Hailing from Eastern Australia, multi-instrumentalist Minnie Marks is a bonafide triple threat. She sings, plays complex slide guitar riffs on a beloved 1956 Gibson ES-295 Goldtop, and keeps a beat going underneath with a custom-made, nine-pedal monster of a foot drum.
“It’s retro and me trying to hone in on some of the greats’ style but put my own flair on it, too,” she says. Marks combines all three elements with an effortless charisma that belies the strenuous labour going on in her brain, and at her fingertips and toes. “Putting it all together took a couple of days but after those neuro paths connected in my brain, it was on from there.”
The trick to successful multitasking, she explains, is to have at least one element that requires less focus than the others.
“I always had quite a strong influence of concentrating on deep seated rhythmic guitar playing, and that helped me a lot to copy and paste it over to drums,” she explains. “If I think of it like dancing, then I’m all good!”
With every available limb in use, one might imagine there’d be little available space for stompboxes. However, Marks manages to squeeze in a choice selection of “soundscaping stuff”, including a Jam Pedals Delay Llama Xtreme, a Strymon Flint tremolo pedal and a Jackson Audio Bloom.
She gets her rich bluesy tone by running everything through a Fender Tweed Deluxe, with the addition of a Victoria Reverberato amp head – a boutique take on a Fender-style reverb tank with vibrato included.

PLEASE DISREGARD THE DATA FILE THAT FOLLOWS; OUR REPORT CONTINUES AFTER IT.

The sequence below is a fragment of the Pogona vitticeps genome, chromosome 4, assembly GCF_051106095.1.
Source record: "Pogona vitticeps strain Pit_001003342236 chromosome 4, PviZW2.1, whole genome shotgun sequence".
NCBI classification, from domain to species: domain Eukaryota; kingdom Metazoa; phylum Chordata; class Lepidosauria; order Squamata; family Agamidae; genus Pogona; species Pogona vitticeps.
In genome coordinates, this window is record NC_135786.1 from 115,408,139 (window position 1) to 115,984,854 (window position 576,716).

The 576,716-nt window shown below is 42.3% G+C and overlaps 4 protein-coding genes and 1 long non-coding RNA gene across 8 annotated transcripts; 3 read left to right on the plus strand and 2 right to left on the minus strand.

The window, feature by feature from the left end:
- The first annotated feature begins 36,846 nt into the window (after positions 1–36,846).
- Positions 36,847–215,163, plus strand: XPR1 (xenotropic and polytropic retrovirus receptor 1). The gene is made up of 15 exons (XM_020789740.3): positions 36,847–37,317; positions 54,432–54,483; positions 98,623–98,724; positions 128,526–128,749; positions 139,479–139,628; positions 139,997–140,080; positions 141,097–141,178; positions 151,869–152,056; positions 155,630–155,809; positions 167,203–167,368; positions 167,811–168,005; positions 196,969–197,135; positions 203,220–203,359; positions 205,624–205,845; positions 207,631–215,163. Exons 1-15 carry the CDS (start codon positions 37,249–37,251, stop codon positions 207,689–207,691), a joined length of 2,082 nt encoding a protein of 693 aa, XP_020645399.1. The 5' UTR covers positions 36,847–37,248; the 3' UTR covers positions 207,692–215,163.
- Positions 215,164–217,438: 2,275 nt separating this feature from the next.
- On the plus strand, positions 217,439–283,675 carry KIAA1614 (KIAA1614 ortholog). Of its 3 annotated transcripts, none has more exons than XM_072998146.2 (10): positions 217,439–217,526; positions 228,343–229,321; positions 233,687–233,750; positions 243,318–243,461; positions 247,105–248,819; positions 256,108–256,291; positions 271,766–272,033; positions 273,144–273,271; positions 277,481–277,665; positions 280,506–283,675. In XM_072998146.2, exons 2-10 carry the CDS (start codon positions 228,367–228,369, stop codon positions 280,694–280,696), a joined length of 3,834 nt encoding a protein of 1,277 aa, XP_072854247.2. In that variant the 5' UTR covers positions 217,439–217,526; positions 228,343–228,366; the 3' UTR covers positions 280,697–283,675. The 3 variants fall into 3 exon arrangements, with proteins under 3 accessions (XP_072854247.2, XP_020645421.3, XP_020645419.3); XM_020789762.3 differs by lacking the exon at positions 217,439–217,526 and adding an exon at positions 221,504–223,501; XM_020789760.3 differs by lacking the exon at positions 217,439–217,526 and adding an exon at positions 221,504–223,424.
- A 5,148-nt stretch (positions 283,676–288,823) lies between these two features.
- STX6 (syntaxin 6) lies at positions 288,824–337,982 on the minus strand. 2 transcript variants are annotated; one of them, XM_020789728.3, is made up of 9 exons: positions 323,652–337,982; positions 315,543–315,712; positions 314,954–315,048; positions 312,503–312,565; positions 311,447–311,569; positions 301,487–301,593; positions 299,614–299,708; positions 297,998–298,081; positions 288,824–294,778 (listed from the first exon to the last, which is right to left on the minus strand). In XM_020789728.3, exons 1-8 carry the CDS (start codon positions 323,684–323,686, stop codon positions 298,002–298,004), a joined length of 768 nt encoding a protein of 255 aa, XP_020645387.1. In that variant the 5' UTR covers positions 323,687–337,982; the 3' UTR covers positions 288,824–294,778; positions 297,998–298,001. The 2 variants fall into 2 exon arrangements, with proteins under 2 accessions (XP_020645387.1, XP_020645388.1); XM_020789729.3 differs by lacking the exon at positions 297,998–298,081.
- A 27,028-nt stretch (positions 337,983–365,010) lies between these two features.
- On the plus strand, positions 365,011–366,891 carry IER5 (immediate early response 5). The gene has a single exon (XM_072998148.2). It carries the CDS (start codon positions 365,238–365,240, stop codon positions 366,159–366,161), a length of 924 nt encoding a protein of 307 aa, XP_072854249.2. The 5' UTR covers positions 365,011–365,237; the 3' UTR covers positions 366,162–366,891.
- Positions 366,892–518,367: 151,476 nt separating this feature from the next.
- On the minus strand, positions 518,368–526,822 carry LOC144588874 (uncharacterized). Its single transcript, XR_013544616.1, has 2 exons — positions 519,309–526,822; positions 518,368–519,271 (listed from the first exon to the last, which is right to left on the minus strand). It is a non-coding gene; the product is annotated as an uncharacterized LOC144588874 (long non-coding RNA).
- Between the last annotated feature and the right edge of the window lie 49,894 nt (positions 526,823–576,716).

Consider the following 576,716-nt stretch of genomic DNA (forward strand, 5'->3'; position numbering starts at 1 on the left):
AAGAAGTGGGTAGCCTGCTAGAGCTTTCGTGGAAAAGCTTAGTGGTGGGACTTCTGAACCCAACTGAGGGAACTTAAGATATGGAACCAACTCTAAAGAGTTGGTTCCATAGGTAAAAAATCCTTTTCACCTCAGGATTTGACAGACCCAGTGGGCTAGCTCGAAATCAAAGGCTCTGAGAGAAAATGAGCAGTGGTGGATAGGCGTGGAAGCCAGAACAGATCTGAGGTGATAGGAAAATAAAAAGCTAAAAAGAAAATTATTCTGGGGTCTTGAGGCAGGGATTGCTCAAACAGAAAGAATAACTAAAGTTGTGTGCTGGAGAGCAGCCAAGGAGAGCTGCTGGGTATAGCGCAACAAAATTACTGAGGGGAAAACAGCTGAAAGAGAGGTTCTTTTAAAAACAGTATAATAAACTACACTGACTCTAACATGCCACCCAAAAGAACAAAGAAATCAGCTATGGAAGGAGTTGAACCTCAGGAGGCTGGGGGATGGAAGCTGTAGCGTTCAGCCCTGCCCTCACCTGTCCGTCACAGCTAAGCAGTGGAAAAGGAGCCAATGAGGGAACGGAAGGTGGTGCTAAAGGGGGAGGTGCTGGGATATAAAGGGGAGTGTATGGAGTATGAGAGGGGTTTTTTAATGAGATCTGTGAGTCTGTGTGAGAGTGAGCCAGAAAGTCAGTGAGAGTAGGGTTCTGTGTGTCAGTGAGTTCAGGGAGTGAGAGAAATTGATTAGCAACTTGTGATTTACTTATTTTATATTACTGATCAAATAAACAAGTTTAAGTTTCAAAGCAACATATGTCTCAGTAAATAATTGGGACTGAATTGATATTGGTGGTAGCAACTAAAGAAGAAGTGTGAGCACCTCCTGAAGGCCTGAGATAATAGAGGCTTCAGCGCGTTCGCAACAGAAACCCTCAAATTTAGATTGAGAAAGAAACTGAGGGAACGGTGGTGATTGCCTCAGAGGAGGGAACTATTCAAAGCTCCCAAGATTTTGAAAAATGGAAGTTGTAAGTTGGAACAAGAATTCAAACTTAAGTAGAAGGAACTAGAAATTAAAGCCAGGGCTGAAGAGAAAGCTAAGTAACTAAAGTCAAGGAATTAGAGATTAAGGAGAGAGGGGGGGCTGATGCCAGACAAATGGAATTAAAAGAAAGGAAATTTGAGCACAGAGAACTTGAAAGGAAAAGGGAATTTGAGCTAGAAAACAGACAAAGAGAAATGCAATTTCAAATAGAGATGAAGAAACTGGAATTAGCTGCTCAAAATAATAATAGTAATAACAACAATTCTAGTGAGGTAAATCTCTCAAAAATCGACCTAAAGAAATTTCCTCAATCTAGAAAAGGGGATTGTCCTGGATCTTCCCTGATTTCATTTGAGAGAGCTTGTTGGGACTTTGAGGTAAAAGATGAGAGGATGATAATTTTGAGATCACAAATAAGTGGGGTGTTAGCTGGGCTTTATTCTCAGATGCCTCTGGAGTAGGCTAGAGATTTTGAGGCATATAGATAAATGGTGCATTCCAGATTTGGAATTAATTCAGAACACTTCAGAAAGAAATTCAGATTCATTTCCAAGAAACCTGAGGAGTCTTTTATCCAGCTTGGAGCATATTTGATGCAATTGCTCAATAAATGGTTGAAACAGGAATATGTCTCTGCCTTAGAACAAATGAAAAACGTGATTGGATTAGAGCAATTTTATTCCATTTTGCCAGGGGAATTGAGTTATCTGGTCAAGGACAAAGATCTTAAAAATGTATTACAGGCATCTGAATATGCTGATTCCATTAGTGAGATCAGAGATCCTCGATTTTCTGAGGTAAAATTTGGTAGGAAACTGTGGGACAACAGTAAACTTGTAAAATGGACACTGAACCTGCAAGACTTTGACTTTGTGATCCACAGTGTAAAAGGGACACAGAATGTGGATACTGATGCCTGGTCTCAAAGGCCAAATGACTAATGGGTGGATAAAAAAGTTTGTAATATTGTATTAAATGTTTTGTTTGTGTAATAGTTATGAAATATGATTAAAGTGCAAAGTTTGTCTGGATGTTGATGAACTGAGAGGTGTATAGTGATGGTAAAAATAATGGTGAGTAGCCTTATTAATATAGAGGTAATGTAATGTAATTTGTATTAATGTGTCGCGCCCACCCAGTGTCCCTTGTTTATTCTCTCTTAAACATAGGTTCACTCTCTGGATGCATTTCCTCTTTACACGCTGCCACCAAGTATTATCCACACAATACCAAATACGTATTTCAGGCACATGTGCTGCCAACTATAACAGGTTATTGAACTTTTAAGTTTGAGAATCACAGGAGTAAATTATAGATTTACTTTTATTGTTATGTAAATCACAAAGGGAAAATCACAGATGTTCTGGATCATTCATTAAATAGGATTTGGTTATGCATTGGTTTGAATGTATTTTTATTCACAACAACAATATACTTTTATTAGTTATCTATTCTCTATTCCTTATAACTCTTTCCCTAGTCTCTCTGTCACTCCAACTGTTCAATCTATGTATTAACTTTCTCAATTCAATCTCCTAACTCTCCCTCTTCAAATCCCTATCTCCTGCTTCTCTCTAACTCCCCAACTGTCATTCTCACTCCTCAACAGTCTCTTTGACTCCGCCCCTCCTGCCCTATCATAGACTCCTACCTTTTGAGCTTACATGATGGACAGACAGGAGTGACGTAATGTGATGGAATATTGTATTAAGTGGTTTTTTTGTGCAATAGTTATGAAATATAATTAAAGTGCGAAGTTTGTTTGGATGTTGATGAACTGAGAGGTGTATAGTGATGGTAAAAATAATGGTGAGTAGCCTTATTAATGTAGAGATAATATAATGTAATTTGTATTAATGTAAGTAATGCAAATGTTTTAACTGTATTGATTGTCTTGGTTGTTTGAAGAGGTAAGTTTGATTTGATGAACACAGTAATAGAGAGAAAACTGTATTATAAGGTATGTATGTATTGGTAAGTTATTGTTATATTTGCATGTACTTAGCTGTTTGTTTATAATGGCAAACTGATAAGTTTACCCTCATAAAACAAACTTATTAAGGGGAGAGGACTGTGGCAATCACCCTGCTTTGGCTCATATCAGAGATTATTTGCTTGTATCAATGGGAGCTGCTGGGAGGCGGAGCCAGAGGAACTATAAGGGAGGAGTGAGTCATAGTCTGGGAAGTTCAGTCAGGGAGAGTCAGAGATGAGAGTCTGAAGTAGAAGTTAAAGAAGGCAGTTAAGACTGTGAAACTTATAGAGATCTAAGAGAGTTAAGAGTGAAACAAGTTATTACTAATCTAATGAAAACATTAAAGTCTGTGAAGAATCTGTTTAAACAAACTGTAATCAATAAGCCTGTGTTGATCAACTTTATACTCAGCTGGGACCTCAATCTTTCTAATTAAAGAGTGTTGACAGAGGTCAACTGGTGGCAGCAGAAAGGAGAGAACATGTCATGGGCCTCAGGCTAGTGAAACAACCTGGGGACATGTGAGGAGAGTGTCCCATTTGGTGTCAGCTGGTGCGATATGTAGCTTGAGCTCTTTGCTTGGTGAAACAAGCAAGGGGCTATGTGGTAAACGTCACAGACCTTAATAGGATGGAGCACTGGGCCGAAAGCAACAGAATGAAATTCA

Inspired by Joey Landreth, Marks uses a brass RockSlide and is pleased to report that she’ll soon be releasing her own signature model with the company. “There’s so many slides out there, but as a girl, I’m like, none of these work!” she laughs. “They’re beautiful slides in the way they make them fit your finger properly.”
Marks is currently working on her fourth studio album, but it’s been far from plain sailing. She suffers from a variety of heart and auto-immune conditions, had to have major surgery in 2021 to fit a mechanical valve to her inbuilt “metronome”, and was recently rushed back to hospital because a blood clot had lodged in said new valve and urgently needed to be “melted.”
Now back home, with her focus returning to making music, she remains positive: “I feel extremely lucky and there’s definite clarity around my music again. It’s like I’m a kid. I just have that absolute pure love for it.”